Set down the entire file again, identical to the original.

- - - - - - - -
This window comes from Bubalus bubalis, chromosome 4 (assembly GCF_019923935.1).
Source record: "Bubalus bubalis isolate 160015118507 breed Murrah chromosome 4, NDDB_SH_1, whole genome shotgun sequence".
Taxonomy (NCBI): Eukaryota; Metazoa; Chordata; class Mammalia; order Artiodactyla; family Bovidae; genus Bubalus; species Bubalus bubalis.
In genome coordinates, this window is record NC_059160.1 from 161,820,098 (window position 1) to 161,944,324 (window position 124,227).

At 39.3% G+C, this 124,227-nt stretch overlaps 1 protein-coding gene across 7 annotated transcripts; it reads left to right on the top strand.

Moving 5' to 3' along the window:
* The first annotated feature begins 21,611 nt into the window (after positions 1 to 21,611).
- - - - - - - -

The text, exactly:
This window comes from Bubalus bubalis, chromosome 4 (assembly GCF_019923935.1).
Source record: "Bubalus bubalis isolate 160015118507 breed Murrah chromosome 4, NDDB_SH_1, whole genome shotgun sequence".
Taxonomy (NCBI): Eukaryota; Metazoa; Chordata; class Mammalia; order Artiodactyla; family Bovidae; genus Bubalus; species Bubalus bubalis.
In genome coordinates, this window is record NC_059160.1 from 161,820,098 (window position 1) to 161,944,324 (window position 124,227).

At 39.3% G+C, this 124,227-nt stretch overlaps 1 protein-coding gene across 7 annotated transcripts; it reads left to right on the top strand.

Moving 5' to 3' along the window:
* The first annotated feature begins 21,611 nt into the window (after positions 1 to 21,611).